There are a million reasons why your work area is unorganized. Your monitor takes up your entire desk, speakers are not hidden and cables are everywhere, the tower is either taking up space on the desk or unattainable under it, or you have multiple hubs (a patchworked network) when one larger one would do. You might also have mice and keyboard cords on the desk, or peripherals and their cords everywhere.
There are lots of ways to overcome a gunked up work area. Going with a flat screen monitor will free up a lot of space if you can afford it, and wireless hardware is always a plus. Wireless mice and keyboards are inexpensive, and wireless printers are coming around in price too.
Of course, purchasing a small storage bin for all of your electronic equipment like digital cameras, PDAs, Pocket PCs, iPods, and smart displays is also a smart idea. There’s no reason for these things to be under or on your desk if you rarely use them. Storage bins also make a good place to keep extra cables, power supplies, and cords used to connect devices.
Managing Cords and Cables
Managing your cords and cables isn’t just cosmetic; it’s a necessary and required part of getting organized. Overloaded power strips can cause a fire, while overloaded computers can perform sluggishly. Being unable to vacuum or clean under the desk and around the cables can cause dust and dirt to build up in the computer case, as well in the keyboard and mouse. And last but not least, if you want to plug in a device but don’t know which cord goes to it, you’re just not going to be able to use it.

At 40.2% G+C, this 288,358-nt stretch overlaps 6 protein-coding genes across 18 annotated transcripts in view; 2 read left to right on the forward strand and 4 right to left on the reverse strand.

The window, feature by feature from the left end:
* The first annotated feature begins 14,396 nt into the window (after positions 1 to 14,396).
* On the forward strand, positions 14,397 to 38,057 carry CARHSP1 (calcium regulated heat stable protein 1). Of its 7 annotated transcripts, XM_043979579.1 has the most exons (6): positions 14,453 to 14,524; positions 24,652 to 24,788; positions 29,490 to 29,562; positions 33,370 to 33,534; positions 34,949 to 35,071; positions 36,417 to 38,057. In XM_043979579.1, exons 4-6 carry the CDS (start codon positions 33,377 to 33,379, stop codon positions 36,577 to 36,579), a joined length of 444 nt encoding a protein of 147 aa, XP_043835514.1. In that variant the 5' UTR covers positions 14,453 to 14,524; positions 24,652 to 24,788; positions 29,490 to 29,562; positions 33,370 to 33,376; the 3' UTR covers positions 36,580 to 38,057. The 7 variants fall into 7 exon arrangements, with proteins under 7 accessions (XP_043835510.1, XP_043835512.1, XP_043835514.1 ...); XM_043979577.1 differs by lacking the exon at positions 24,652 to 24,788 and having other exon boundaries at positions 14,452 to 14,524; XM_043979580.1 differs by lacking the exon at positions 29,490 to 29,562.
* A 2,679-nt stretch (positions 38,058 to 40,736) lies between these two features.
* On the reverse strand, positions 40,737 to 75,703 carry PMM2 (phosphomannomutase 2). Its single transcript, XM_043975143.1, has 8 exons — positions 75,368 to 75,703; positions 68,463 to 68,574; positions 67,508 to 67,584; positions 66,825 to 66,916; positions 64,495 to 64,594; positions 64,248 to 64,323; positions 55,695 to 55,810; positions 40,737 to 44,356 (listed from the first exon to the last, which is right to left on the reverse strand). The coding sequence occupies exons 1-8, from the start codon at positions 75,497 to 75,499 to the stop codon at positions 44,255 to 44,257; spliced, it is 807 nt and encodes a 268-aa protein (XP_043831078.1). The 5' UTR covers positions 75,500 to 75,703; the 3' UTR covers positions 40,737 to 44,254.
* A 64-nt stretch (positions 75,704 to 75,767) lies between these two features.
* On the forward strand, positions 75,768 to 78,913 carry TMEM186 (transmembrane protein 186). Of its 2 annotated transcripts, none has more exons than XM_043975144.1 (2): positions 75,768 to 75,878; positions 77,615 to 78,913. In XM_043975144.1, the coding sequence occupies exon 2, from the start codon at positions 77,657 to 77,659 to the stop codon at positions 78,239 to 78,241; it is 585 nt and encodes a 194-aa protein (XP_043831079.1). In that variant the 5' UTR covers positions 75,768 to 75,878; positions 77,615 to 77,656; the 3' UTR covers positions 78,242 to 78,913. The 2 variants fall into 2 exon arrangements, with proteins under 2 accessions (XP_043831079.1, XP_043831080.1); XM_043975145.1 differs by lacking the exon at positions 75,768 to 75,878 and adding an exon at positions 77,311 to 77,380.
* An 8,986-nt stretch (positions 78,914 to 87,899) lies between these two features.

Getting a handle on the countless number of cables under your desk is a multi-step process. First, you’ll need to choose the right power strips, ones that will actually protect you if lighting strikes or there’s a power surge. Chances are good that the one you purchased for $9.99 isn’t going to do the trick. You also need to take inventory of just how many power strips you have in a single room. There is such a thing as overload!
Next, you’ll need to label all of the cables and cords you have, even the ones that are stored. There’s nothing worse than looking for the power charger when the battery goes dead on the PDA, or when you need to charge up your DV camera.
Finally, you’ll need to learn the right ways to handle and hide network cables and run wires around or under doors. You’ll also want to optimize how you use cable ties and split conduit for managing what you have. It’s all part of the degunking process, and one you must do before you begin other degunking tasks.
Managing Peripherals (and Computer Components)
Managing and degunking peripherals (and computer components) are two different things. Managing peripherals can mean labeling cords and hiding or storing unused items, while degunking components can mean setting the correct resolution for your monitor or using the software with your wireless keyboard to create shortcuts to documents or Internet Web sites. Managing and degunking peripherals and components can also include getting rid of unnecessary software; many people have four or five CD burning software programs, or four or five printer applications. You’ll have to take inventory to see just what you need to manage.
Additionally, managing and degunking here can mean optimizing USB ports, hubs and routers, or perhaps even switches. To get the most out of your USB devices, you have to understand how connecting them to USB hubs affects performance. To get the most out of hubs, routers, and switches, you have to understand the difference between them all first. These are more advanced degunking tasks, and are thus take more time.
Whatever you do, you can be sure of one thing. Getting organized will go a long way to enhancing productivity!